Lookingglass Theatre’s reputation is for a highly physical kind of ensemble work, and The Secret in the Wings is no exception. The production is minimalist and inventive. Thrift-shop lamps carve out zones of light and dark on the huge stage. There are a few chairs, a few gowns, a few handsome, imaginative crowns for the princes and princesses. The rest is gesture, movement, and narration.

And repetition. This isn’t one of those Grimm adaptations that fleshes out the tale with new incident and dialogue. Zimmerman sticks close to the originals–strips them down, even–and when she fleshes them out it’s with, well, more of the same. An example: Three princes, in the opening moments of “Three Blind Queens,” recite their life in chorus–“getting up in the morning and greeting the day, shaking hands and combing their hair, looking at things and looking away.” But the needle sticks, the princes start repeating themselves, and deja vu sets in.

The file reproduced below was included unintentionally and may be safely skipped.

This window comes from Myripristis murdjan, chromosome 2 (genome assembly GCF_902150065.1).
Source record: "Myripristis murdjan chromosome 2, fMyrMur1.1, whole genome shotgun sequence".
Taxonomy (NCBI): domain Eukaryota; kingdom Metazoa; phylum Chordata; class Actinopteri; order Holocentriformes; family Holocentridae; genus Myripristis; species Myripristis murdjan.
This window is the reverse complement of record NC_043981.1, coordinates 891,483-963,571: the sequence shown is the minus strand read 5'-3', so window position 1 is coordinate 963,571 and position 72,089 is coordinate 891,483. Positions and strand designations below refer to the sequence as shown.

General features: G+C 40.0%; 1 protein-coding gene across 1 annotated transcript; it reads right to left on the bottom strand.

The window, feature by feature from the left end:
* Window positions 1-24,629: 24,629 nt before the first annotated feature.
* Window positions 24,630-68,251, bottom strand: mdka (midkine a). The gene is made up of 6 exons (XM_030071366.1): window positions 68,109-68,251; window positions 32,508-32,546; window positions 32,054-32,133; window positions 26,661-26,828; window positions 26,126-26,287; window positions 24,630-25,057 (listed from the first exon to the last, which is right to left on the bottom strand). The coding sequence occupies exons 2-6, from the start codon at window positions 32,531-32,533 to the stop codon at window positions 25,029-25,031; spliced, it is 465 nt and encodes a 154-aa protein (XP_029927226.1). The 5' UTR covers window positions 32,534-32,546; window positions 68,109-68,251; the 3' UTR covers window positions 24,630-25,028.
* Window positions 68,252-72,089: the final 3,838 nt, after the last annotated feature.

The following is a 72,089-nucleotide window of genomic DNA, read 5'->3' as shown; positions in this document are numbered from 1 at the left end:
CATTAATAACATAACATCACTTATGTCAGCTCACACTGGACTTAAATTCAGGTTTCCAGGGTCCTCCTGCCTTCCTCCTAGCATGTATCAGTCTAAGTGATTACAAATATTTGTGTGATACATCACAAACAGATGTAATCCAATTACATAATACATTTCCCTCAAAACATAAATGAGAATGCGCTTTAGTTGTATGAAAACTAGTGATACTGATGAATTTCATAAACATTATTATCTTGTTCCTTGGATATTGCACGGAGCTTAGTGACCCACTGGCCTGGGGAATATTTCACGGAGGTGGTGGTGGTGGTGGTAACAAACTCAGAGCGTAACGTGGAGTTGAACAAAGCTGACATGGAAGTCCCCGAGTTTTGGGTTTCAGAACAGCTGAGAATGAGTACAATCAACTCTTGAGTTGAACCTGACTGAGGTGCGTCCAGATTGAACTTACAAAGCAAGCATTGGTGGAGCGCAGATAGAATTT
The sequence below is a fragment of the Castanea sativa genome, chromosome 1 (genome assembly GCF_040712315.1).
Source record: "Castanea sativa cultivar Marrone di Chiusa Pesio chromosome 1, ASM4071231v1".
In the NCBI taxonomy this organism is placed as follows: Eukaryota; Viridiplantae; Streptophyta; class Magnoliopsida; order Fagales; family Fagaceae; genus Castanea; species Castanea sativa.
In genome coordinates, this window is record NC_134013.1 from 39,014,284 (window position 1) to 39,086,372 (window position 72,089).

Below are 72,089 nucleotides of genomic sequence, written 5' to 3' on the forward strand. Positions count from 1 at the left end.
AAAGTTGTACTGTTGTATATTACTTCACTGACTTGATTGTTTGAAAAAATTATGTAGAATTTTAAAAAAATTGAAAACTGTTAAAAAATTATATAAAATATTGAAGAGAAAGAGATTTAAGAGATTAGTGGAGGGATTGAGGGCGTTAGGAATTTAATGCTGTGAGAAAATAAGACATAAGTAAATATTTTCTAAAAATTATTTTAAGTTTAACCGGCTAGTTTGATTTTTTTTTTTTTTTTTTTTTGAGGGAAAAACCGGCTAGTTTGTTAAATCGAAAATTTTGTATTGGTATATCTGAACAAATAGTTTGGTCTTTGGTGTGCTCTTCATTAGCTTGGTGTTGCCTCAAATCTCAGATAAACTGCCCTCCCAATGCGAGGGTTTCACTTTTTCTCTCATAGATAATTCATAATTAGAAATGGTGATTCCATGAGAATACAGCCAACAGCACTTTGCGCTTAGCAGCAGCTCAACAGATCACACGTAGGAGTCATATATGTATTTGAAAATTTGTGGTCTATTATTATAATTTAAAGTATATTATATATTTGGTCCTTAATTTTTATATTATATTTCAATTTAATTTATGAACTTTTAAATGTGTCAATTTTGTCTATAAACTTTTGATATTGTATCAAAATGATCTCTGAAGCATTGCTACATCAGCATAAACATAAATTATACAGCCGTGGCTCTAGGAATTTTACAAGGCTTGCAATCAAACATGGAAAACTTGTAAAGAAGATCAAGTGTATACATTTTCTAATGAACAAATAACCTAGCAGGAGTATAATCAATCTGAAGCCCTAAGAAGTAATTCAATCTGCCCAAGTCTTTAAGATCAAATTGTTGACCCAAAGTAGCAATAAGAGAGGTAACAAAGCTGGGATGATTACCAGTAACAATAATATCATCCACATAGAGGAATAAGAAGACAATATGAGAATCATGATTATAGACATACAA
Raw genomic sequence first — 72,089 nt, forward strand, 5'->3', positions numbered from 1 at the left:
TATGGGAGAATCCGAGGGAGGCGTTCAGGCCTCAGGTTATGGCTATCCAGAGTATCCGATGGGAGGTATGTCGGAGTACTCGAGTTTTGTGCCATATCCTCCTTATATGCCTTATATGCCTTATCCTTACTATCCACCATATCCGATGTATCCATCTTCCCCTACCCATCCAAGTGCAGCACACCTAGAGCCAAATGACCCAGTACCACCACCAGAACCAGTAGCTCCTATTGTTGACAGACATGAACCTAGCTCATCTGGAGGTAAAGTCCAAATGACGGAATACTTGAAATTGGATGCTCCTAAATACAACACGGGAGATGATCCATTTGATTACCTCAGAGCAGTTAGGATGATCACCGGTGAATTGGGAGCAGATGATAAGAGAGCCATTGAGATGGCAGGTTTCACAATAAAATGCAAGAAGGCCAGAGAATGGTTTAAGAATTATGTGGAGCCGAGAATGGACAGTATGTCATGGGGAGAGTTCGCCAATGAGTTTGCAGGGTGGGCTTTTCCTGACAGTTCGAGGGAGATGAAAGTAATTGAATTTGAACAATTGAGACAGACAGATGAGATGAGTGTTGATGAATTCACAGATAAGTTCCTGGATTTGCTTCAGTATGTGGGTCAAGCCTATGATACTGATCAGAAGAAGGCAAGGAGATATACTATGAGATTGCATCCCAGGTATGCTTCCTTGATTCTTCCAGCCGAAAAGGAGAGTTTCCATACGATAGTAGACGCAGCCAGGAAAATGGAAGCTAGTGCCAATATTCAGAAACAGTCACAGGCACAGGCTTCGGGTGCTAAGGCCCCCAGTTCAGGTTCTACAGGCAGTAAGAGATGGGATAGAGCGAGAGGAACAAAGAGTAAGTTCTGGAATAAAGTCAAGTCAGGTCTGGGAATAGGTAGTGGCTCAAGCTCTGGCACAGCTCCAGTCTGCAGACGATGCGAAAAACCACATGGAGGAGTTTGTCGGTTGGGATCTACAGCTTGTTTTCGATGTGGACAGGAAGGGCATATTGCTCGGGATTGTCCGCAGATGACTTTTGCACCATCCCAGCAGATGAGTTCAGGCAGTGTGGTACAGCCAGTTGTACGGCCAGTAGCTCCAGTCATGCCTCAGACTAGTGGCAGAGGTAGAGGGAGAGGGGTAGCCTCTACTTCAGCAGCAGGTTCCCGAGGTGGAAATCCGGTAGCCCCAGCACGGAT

The plot lies elsewhere–in a seemingly endless war and the exile of the princes’ brides–but in Zimmerman’s vision, mere recurrence has a power all its own. The Princess Who Wouldn’t Laugh has her suitors beheaded in ceaseless procession. The princess cursed to seven years of silence loses child after child to her relentless mother-in-law. And Allerleirah, the image of her dead mother, is courted by a father who somehow cannot realize that life has gone on.